THE grandiose proposals and articles in the press over the last few months for the redevelopment of Eastern Newhaven Harbour, Railway area/new housing etc, etc, gives the impression that should such schemes be adopted, hundreds of new jobs and a variety of new housing and businesses will halt the decline of Newhaven.
However, the euphoria being peddled by developers and local authorities needs closer examination of the wider picture, eg, how will the existing road network (A259 and A26) be improved to accommodate this planned redevelopment and expansion. Not forgetting how the existing roads will cope with 60/70 vehicle movements per day of recycling waste to the incinerator when it becomes fully operational.
Since moving to Seaford with my family in 1965 I have witnessed only one major highway improvement, namely the bridge over the railway along the A259 at Newhaven. The Newhaven to Brighton 259 is a disgrace. Seaford’s population has grown during the 50 years from 13,000 to 26,000 plus, while Newhaven’s population has grown significantly as well. East-west traffic movements along the A259 have increased to such an extent that during Monday to Friday rush hours the queues of traffic and associated congestion and aerial pollution reach unacceptable levels.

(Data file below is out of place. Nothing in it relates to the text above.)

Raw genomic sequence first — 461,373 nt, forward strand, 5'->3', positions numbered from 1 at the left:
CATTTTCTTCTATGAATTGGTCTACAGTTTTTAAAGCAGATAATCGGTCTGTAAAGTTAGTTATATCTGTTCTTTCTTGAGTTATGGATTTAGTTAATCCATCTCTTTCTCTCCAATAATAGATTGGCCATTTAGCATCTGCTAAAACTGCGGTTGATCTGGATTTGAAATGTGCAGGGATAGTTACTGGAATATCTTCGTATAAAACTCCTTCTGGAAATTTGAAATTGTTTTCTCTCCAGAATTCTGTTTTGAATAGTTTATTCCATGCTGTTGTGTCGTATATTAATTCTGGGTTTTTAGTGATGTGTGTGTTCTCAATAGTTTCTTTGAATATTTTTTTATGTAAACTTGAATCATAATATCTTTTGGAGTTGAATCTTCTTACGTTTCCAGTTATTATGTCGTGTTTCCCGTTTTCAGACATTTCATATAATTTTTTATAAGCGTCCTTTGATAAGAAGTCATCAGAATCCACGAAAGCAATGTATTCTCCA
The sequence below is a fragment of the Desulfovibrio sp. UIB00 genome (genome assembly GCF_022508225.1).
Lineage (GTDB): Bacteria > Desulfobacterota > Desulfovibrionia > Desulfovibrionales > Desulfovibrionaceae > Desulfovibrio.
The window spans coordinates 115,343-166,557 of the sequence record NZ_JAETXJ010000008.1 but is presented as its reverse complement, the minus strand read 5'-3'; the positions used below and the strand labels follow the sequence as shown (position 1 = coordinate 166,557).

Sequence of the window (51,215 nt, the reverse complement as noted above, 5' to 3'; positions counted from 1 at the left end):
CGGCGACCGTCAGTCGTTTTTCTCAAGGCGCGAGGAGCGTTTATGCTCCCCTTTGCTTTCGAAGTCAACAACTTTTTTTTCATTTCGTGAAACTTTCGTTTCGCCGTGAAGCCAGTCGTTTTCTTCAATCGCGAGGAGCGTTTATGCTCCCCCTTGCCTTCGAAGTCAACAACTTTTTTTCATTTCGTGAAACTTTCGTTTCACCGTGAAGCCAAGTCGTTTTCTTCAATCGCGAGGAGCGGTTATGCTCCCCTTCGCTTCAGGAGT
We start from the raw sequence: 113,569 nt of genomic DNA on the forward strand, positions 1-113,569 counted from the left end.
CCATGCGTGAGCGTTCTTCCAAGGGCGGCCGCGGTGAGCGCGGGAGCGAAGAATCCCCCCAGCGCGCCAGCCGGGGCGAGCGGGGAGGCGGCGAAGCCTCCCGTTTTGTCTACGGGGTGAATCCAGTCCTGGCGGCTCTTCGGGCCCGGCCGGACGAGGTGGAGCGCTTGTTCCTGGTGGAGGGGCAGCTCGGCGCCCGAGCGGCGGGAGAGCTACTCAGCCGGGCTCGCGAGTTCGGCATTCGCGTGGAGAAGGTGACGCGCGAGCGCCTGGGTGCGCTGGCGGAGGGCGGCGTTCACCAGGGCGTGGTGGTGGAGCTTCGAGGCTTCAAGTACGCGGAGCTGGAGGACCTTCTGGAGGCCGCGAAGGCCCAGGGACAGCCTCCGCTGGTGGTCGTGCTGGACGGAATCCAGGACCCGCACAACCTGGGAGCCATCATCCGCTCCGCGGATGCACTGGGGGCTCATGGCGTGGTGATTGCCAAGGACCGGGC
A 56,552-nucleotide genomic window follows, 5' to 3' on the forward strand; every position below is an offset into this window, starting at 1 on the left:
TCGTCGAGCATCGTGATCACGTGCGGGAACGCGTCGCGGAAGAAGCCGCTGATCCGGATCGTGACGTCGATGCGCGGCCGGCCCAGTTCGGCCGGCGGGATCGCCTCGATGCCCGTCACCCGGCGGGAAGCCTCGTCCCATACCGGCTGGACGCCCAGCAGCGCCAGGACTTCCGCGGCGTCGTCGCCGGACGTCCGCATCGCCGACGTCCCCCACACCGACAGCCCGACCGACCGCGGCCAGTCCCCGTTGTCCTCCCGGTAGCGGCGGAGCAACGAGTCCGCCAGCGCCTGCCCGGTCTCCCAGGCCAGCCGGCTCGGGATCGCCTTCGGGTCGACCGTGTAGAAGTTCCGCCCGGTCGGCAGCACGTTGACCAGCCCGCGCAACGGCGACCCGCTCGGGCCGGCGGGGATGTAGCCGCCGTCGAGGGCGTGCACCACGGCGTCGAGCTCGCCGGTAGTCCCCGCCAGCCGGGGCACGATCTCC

I have on several occasions attended consultative meetings to view building plans and development proposals, and met a variety of officers from ESCC/LDS etc. However, at no time has anyone shown me, or explained, the new highway and associated road infrastructure plans to cope with the demand. Will the poor motorist of the future using the A259/A26 have to suffer yet again, due to the lack of highway planning by the authorities?
Do we have to wait for a similar debacle to occur, when the last Government decided to extend the A27 from Lewes to span the railway, but constructed only two lanes westward and one lane eastward. Three lanes into one at the Southerham roundabout has resulted in major traffic congestion and tailbacks every Monday to Friday evening.
Can someone in authority demonstrate and enlighten the public to reassure us that we are going to witness a great leap forward, not into highway chaos and increasing environmental damage.
John Burns, Seaford